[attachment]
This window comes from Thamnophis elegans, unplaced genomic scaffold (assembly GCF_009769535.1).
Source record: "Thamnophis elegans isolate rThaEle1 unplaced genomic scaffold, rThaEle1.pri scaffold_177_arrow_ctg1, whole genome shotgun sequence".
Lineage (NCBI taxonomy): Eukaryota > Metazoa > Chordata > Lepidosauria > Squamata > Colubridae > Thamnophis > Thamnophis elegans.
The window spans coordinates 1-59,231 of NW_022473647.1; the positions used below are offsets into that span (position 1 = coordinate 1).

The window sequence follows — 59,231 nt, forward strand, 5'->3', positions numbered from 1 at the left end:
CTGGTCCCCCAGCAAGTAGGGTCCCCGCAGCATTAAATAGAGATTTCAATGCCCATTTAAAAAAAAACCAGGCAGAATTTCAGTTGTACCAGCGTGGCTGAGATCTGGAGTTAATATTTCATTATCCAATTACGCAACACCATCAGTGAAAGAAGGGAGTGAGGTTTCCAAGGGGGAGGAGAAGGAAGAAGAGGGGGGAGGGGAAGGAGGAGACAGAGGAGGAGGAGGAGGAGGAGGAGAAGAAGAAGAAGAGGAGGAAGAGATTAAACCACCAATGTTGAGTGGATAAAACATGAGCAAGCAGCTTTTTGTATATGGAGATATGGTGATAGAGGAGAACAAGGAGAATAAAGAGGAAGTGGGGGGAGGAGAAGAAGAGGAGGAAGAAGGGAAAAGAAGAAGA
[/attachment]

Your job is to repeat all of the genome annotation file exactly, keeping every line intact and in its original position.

This window comes from Thamnophis elegans, unplaced genomic scaffold (assembly GCF_009769535.1).
Source record: "Thamnophis elegans isolate rThaEle1 unplaced genomic scaffold, rThaEle1.pri scaffold_177_arrow_ctg1, whole genome shotgun sequence".
Lineage (NCBI taxonomy): Eukaryota > Metazoa > Chordata > Lepidosauria > Squamata > Colubridae > Thamnophis > Thamnophis elegans.
The window spans coordinates 1-59,231 of NW_022473647.1; the positions used below are offsets into that span (position 1 = coordinate 1).

The window sequence follows — 59,231 nt, forward strand, 5'->3', positions numbered from 1 at the left end:
CTGGTCCCCCAGCAAGTAGGGTCCCCGCAGCATTAAATAGAGATTTCAATGCCCATTTAAAAAAAAACCAGGCAGAATTTCAGTTGTACCAGCGTGGCTGAGATCTGGAGTTAATATTTCATTATCCAATTACGCAACACCATCAGTGAAAGAAGGGAGTGAGGTTTCCAAGGGGGAGGAGAAGGAAGAAGAGGGGGGAGGGGAAGGAGGAGACAGAGGAGGAGGAGGAGGAGGAGGAGAAGAAGAAGAAGAGGAGGAAGAGATTAAACCACCAATGTTGAGTGGATAAAACATGAGCAAGCAGCTTTTTGTATATGGAGATATGGTGATAGAGGAGAACAAGGAGAATAAAGAGGAAGTGGGGGGAGGAGAAGAAGAGGAGGAAGAAGGGAAAAGAAGAAGA